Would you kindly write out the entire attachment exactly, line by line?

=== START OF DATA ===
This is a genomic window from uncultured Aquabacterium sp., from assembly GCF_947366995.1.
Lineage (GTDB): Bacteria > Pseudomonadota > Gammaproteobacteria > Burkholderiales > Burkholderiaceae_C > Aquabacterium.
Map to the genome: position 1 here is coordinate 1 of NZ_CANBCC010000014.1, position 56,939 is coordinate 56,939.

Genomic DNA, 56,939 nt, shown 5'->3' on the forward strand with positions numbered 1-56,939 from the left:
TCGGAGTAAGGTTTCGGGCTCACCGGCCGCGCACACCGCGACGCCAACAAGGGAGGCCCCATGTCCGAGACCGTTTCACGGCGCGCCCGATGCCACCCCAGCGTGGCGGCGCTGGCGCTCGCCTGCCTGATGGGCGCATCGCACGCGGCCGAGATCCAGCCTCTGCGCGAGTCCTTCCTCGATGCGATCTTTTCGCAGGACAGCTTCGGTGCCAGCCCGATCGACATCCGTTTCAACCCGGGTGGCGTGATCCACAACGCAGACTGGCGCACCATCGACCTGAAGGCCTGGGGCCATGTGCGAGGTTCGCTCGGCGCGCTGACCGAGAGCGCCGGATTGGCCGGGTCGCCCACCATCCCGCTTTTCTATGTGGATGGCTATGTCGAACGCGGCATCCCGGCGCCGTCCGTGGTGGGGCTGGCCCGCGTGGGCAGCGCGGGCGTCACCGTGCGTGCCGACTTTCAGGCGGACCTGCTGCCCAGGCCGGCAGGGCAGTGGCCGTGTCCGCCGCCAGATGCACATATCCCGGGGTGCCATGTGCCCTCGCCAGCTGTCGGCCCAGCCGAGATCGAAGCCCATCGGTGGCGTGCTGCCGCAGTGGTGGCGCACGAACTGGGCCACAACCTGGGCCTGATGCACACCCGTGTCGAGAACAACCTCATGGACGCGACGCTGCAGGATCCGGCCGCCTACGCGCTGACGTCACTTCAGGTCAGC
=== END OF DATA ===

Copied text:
This is a genomic window from uncultured Aquabacterium sp., from assembly GCF_947366995.1.
Lineage (GTDB): Bacteria > Pseudomonadota > Gammaproteobacteria > Burkholderiales > Burkholderiaceae_C > Aquabacterium.
Map to the genome: position 1 here is coordinate 1 of NZ_CANBCC010000014.1, position 56,939 is coordinate 56,939.

Genomic DNA, 56,939 nt, shown 5'->3' on the forward strand with positions numbered 1-56,939 from the left:
TCGGAGTAAGGTTTCGGGCTCACCGGCCGCGCACACCGCGACGCCAACAAGGGAGGCCCCATGTCCGAGACCGTTTCACGGCGCGCCCGATGCCACCCCAGCGTGGCGGCGCTGGCGCTCGCCTGCCTGATGGGCGCATCGCACGCGGCCGAGATCCAGCCTCTGCGCGAGTCCTTCCTCGATGCGATCTTTTCGCAGGACAGCTTCGGTGCCAGCCCGATCGACATCCGTTTCAACCCGGGTGGCGTGATCCACAACGCAGACTGGCGCACCATCGACCTGAAGGCCTGGGGCCATGTGCGAGGTTCGCTCGGCGCGCTGACCGAGAGCGCCGGATTGGCCGGGTCGCCCACCATCCCGCTTTTCTATGTGGATGGCTATGTCGAACGCGGCATCCCGGCGCCGTCCGTGGTGGGGCTGGCCCGCGTGGGCAGCGCGGGCGTCACCGTGCGTGCCGACTTTCAGGCGGACCTGCTGCCCAGGCCGGCAGGGCAGTGGCCGTGTCCGCCGCCAGATGCACATATCCCGGGGTGCCATGTGCCCTCGCCAGCTGTCGGCCCAGCCGAGATCGAAGCCCATCGGTGGCGTGCTGCCGCAGTGGTGGCGCACGAACTGGGCCACAACCTGGGCCTGATGCACACCCGTGTCGAGAACAACCTCATGGACGCGACGCTGCAGGATCCGGCCGCCTACGCGCTGACGTCACTTCAGGTCAGC